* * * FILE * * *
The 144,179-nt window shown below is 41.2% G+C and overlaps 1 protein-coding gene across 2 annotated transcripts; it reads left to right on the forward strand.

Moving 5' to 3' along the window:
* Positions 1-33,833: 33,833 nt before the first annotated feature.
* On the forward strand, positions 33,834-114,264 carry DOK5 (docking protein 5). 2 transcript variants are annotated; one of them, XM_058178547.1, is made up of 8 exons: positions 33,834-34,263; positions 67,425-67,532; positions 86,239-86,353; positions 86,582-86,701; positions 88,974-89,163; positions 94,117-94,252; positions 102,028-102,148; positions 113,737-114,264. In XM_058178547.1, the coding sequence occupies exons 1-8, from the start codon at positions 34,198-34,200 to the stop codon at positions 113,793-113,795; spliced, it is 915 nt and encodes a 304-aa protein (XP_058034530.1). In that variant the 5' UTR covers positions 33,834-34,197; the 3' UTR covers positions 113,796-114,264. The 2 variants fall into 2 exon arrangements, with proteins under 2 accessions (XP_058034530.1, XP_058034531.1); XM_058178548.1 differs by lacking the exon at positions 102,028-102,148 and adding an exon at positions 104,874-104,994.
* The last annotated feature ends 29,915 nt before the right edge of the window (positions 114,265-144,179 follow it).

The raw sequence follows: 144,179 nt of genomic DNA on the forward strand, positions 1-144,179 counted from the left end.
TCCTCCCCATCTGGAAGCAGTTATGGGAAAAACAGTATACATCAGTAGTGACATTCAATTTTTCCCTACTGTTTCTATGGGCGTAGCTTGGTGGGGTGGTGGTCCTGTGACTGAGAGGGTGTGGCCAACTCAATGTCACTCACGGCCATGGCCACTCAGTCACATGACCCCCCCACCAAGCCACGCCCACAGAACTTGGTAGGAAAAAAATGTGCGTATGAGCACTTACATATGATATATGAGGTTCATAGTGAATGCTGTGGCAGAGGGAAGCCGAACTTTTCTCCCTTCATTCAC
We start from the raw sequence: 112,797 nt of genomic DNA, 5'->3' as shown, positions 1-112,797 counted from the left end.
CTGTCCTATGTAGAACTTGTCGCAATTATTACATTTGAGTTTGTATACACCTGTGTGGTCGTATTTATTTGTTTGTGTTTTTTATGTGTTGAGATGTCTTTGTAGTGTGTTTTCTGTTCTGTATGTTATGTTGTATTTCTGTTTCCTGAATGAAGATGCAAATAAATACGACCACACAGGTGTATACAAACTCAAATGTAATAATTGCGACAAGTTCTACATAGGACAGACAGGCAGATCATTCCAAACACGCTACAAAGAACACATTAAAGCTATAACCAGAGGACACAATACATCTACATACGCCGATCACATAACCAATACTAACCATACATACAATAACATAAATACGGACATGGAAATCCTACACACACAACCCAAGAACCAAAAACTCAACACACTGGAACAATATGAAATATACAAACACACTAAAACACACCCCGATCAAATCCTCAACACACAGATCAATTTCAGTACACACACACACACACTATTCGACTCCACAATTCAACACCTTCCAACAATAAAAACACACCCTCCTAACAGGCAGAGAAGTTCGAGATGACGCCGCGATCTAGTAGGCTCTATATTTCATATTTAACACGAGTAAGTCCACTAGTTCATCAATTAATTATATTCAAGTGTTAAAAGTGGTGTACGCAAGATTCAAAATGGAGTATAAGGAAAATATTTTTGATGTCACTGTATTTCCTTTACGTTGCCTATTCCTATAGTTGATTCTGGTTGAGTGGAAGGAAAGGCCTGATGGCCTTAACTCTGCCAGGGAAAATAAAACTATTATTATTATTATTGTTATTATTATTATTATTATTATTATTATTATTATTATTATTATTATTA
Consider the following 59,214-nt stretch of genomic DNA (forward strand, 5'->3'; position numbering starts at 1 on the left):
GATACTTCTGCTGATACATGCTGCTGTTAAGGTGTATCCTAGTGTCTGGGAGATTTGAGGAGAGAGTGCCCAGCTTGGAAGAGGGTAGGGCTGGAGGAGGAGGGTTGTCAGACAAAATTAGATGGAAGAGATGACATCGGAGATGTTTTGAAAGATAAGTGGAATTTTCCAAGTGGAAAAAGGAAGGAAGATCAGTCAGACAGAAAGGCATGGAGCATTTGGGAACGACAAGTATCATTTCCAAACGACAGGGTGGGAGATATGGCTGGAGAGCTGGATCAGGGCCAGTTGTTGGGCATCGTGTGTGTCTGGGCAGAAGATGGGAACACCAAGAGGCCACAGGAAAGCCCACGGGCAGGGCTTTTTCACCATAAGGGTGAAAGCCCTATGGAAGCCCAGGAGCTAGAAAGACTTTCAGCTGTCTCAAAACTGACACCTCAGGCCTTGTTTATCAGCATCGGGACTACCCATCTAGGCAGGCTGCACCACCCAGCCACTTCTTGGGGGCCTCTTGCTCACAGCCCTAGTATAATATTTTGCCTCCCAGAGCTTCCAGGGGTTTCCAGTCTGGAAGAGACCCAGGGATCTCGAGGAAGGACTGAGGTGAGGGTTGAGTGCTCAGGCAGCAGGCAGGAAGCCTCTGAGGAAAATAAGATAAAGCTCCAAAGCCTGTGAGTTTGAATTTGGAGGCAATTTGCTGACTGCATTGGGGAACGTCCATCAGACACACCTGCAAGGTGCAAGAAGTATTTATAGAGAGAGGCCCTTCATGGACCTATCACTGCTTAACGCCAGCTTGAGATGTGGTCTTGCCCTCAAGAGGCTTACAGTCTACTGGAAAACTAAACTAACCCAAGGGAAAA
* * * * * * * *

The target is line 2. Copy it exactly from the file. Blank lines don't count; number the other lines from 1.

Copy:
Moving 5' to 3' along the window: